"Keep working on a plan. Make no little plans. Make the biggest you can think of, and spend the rest of your life carrying it out." Harry S. Truman

Wednesday, January 12, 2011

One year since the earthquake in Haiti

Almost three months since my last post. I'm almost through with a deadline, and I know I must again carve the time to keep my blog alive, but the main reason I'm writing today is that it is the first anniversary of the earthquake in Haiti. One year, already.

My husband spent again almost three weeks there in December, called again by UNICEF to help curb the terrible cholera outbreak that's claimed some 3500 lives, so far. And my niece, yesterday, posted a bleak, heartbreaking status on her Facebook page, lamenting the fact that nothing has really been done in the past year. It's easy to be engulfed by feelings of despair when it comes to the reality of the situation, there. And she, a child of 13, is smack in the middle of it. She saw one of her school friends die of cholera, in class, a few weeks back. 

There are many articles in the press, today, some lashing out at the UN, others trying to look for the positive and shreds of hope in the middle of all the misery. Yes, it seems that very little was done. Yes, people are still living in horrendous conditions, under tents or tarpaulins. Yes, indeed, where is all the money that came pouring out in the days and weeks that followed the earthquake ? What happened to all the promises made by so many governments across the world ? And I'm not even going to mention the political crisis with the recent disastrous presidential elections.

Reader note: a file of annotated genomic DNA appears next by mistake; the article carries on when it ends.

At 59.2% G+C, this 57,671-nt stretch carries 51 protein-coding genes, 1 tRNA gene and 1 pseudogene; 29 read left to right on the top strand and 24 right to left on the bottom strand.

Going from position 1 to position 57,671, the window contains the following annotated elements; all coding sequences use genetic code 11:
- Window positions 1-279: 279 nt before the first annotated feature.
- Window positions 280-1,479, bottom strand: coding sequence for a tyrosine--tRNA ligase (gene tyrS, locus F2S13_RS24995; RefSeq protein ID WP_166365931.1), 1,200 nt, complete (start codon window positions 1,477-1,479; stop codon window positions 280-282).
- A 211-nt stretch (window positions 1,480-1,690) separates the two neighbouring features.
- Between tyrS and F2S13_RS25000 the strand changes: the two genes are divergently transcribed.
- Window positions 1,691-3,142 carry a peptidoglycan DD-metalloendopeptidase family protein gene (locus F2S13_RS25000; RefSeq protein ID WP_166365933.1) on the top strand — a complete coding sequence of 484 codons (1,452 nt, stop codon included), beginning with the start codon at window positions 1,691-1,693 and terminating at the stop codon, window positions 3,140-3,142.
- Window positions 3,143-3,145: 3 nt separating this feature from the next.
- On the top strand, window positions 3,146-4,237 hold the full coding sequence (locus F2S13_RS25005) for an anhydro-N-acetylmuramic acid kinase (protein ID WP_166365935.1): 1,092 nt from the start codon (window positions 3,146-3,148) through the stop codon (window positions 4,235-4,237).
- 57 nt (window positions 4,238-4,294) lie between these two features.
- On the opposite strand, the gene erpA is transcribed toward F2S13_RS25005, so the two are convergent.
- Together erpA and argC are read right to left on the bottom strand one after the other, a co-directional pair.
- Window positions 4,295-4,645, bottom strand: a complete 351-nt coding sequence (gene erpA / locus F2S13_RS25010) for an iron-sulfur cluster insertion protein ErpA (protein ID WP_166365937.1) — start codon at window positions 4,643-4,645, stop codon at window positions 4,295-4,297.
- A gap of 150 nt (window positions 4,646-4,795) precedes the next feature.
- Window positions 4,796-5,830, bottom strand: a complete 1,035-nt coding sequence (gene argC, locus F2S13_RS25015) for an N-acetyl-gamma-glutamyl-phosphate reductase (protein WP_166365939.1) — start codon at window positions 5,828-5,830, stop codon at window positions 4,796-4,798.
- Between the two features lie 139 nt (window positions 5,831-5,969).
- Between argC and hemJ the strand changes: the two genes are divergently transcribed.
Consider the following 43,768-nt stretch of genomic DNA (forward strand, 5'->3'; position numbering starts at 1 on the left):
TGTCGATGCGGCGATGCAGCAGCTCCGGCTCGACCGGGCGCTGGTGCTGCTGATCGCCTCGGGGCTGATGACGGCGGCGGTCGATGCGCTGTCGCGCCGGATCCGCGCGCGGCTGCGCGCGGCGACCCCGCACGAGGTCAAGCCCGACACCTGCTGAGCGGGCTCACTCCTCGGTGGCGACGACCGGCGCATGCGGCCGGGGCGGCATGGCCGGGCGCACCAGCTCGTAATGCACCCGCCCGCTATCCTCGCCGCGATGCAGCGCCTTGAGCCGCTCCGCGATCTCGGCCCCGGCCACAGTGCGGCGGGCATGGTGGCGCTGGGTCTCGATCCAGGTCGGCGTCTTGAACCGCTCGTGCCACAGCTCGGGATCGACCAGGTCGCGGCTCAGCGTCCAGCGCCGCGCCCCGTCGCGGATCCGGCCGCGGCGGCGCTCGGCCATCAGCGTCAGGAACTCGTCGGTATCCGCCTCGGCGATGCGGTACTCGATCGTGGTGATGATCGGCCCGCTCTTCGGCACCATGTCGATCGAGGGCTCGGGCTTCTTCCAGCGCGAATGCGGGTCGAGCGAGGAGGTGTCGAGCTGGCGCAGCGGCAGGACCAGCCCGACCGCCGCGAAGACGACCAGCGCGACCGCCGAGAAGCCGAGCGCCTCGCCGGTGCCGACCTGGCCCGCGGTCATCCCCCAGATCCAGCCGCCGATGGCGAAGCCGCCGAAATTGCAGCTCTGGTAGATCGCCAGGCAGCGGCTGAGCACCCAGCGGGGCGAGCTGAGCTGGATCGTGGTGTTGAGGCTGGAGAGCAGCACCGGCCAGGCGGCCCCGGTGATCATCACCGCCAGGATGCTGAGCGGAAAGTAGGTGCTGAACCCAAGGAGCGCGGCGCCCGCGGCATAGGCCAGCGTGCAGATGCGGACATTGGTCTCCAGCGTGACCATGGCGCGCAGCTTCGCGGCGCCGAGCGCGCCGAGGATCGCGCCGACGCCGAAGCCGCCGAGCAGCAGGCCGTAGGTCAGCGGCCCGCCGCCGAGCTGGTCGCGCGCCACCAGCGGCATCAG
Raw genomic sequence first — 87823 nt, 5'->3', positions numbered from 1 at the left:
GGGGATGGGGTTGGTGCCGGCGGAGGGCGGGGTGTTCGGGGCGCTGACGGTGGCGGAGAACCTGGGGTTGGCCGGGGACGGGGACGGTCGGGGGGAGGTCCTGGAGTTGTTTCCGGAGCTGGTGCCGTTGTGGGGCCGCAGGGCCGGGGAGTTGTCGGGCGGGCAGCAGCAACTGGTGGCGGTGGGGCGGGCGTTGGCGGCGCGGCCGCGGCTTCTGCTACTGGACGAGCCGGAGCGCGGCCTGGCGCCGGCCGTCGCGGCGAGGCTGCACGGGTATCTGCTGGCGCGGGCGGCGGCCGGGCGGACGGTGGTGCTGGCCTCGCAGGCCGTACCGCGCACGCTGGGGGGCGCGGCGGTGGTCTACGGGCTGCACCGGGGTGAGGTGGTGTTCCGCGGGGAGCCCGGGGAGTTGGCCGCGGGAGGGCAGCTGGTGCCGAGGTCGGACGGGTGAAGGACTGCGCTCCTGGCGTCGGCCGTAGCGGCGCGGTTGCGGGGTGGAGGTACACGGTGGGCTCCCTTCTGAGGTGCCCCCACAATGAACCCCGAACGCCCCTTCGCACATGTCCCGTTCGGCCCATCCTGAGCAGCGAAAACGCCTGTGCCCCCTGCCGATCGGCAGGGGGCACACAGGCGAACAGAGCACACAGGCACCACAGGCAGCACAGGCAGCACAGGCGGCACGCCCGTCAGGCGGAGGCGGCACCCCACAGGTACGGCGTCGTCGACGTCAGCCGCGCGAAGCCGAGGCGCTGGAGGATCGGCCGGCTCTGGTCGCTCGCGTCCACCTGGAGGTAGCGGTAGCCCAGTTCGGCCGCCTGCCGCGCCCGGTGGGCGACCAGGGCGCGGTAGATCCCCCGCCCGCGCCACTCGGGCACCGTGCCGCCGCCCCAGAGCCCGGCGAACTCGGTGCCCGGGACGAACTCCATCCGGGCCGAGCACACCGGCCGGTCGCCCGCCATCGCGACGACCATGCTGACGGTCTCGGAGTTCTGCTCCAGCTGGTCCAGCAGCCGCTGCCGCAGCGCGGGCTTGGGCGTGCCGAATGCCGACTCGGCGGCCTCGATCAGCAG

And yet, there are also countless stories of uplifting displays of courage. The work of Doctors Without Borders (Médecins Sans Frontières) since the earthquake, and during the ongoing cholera crisis - to point out only one - is nothing short of heroic. Everywhere, people are doing little or big things, helping out. 


In the mist of all the press, good and bad, today, I would like to highlight a statement by the UNICEF head executive, Tony Lake, published in the Miami Herald, and an uplifting story printed in the New York Times. The Marché en fer rising again from the rubble and singing its freshly-painted bright colors in the sky of Port-au-Prince could be such a symbol of hope for a new Haiti...


janet brown said...

Breaks my heart and makes me know the world has fallen on dark days. How to make a difference? You have, with this post, Katia. Now it's up to others to keep your momentum going,in whatever corner we happen to be in.
Thank you for writing this.

Katia said...

Thanks, Janet, although can't say I feel I'm doing much at all. My husband has, and even from afar, he continues to try and use whatever influence and knowledge he has of the place to guide, suggest, but the task is so momentous. The only thing we do, my kids and I, is try and accept (not always graciously, I'm afraid) that he can totally disappear from our lives, weeks at a time, so he can be there for his long-suffering countrymen on the other side of the earth.